The First time I cried at Colby College was February 5th 2012. I watched missed opportunities in the fourth quarter of the 46th Super bowl to Welker and Gronkowski and felt my heart sink. We always joke around that everyone here is from Boston or New York – after the Giants pulled away with a 21-17 win I painfully witnessed that reality. I didn’t need to hear Empire State of Mind blaring from an SUV in front of hillside. I felt like screaming. I felt like breaking something. And I felt an overwhelming curiosity for why I felt so intensely about a game I didn’t even play.
Growing up outside Boston, football was big in my house. I owe at least some part of my tomboyship to the fact that I only had brothers. “Yeah, but you’re not a like a real girl” my brothers would respond to me citing myself as evidence that some girls liked traditional “guy stuff”. We played football at Thanksgiving and we played pick up on our camping trips. Sundays at my house entailed going to church in the morning, ordering take out on the way home, and then crashing on the couch to watch the Patriots play. Adam Vinatieri (below) was my first crush – and first heartbreak when he went to the Colts.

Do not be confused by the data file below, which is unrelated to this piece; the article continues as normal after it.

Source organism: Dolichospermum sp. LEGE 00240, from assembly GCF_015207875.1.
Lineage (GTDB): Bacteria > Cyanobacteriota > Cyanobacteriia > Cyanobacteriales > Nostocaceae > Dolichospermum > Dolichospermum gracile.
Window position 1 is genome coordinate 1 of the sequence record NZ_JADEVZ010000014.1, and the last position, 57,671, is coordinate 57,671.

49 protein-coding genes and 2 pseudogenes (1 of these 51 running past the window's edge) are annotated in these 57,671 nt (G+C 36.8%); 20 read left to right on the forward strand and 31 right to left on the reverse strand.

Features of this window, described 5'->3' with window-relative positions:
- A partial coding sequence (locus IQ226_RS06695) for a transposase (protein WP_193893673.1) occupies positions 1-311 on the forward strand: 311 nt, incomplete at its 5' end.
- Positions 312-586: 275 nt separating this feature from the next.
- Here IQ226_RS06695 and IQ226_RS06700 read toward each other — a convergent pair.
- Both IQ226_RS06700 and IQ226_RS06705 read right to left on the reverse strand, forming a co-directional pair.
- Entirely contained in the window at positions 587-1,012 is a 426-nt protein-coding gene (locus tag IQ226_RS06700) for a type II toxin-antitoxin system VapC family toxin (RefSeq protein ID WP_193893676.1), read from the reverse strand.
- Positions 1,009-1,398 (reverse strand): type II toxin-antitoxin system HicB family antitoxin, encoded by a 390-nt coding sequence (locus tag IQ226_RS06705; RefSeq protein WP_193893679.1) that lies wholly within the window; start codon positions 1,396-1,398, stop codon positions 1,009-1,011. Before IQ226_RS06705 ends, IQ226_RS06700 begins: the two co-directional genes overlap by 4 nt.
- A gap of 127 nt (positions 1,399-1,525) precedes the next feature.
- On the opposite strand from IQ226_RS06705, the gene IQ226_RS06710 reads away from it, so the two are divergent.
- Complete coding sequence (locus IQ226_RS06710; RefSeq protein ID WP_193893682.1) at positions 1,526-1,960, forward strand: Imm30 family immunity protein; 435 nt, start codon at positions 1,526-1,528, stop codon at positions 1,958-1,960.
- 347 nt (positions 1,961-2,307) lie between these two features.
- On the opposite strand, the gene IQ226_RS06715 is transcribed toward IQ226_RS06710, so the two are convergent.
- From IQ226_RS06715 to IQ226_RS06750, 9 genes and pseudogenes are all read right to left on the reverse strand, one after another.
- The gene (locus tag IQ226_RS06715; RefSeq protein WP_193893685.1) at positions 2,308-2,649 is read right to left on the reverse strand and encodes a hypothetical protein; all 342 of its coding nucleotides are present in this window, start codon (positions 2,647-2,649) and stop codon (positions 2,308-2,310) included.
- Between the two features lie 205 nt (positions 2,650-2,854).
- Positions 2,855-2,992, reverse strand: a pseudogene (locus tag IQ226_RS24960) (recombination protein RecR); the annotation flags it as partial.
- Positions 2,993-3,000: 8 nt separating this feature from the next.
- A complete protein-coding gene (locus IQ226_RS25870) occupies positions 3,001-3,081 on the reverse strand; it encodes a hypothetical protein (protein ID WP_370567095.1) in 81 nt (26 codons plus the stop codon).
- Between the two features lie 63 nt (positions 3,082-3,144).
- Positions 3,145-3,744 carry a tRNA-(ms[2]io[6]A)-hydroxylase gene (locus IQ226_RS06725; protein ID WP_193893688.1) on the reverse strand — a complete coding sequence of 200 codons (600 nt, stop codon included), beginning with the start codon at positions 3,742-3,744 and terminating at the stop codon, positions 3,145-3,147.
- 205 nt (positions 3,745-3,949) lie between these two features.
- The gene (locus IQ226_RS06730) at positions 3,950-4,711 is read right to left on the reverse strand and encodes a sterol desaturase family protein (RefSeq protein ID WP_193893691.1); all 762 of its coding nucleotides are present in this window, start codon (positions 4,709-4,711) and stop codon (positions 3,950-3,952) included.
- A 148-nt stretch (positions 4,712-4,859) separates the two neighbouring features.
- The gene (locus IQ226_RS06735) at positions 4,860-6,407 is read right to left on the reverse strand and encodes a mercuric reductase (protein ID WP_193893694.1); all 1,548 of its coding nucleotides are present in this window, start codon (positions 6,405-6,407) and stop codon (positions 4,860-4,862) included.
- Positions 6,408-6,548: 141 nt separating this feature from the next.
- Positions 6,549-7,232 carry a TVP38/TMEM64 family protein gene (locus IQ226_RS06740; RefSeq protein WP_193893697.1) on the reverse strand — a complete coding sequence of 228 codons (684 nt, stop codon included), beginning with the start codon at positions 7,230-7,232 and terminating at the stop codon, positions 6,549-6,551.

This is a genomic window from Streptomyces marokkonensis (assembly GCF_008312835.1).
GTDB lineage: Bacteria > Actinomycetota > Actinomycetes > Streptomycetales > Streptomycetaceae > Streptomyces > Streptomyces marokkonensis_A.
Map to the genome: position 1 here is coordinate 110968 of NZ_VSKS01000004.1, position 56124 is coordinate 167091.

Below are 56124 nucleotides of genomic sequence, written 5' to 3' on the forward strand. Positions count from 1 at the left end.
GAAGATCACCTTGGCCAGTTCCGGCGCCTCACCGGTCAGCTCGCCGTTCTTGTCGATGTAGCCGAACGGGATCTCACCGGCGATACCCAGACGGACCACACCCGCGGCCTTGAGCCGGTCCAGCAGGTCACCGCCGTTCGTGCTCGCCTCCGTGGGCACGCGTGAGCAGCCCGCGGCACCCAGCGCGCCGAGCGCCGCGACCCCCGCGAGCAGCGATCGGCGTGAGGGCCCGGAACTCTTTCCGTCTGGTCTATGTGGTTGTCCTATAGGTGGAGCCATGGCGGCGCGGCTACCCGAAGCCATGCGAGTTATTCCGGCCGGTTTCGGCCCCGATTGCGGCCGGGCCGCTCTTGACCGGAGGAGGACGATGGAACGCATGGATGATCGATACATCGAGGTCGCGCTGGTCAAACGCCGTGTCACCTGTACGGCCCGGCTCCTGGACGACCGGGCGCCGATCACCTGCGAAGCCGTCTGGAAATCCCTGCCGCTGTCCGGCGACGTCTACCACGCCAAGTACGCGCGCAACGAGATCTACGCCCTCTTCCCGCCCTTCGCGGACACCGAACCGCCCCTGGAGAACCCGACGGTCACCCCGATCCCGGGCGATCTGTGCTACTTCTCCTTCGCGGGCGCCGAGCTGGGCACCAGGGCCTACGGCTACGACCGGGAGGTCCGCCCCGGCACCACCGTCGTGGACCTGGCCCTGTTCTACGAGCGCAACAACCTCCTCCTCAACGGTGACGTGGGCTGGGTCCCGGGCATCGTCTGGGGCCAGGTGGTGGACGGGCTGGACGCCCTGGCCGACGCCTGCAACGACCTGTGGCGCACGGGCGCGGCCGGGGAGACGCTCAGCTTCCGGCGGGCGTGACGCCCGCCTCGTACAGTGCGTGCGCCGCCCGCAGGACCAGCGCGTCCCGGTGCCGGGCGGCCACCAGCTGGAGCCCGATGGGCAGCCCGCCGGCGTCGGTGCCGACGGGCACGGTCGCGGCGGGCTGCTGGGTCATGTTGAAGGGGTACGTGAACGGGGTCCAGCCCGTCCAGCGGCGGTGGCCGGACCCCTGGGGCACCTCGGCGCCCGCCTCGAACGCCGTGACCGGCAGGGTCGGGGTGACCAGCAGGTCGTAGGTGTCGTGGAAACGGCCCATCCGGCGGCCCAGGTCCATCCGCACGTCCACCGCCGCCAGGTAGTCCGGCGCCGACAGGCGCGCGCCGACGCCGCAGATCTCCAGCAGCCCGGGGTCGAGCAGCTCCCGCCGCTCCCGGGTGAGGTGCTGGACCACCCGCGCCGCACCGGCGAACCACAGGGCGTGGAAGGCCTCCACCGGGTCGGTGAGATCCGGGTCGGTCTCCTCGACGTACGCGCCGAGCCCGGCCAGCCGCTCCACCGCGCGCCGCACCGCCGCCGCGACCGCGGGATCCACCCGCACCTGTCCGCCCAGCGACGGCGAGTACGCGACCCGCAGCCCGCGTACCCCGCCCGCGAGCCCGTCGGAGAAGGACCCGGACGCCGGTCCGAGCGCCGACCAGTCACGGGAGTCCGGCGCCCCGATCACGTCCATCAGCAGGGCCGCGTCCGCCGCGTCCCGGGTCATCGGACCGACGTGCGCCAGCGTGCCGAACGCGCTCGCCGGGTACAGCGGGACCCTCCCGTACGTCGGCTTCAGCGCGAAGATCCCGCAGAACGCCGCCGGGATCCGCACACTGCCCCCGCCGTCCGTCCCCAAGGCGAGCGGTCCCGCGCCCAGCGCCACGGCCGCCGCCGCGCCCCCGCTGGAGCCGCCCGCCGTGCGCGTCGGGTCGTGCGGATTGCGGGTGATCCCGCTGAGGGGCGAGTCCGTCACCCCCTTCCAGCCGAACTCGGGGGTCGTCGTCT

I love watching professional football because of how it makes me feel. Rallying around a regional team provides a wonderful sense of community. Residents of that place can come together to spectate and analyze the kinesthetic blueprint of various plays, and the players that animate them. The sense of team, the spirit of together, and the witnessing of properly executed, highly intelligent plays are what make football so endearing as a spectator sport. It is both gracefully beautiful and adrenaline evoking.
As an athlete – even as a female athlete who never really wished or dreamed of playing in the NFL – when I watch games I feel like I’m there and I feel like I am part of the team. This intriguing psychological effect is precisely why I was so amiss upon losing the super bowl. I felt like I lost. My loyalty to the Patriots extended so far as to manifest in tears, stress, adrenaline and even endorphins. As a neuroscience major, this blows my mind.
I suspect that so many people have similar experiences to watching their favorite teams play because of two things; first, they feel a strong sense of loyalty to the team they follow, and second, they see themselves on the field. Loyalty runs deep and tends to be rooted for many in childhood and family, two very influential aspects of one’s life. And loyalty in people who have been part of an athletic team is unparalleled. The understanding and feeling of moving as a unit is never forgotten and such memories are easily triggered for athletes by watching similar athletic events. In other words athletes watching often experience the game as if they are playing it – with the same degree of excitement and drive. It is no wonder I have such a strong reaction watching the Patriots, and no wonder that watching football hits home for so many people.
Go Pats for the AFC!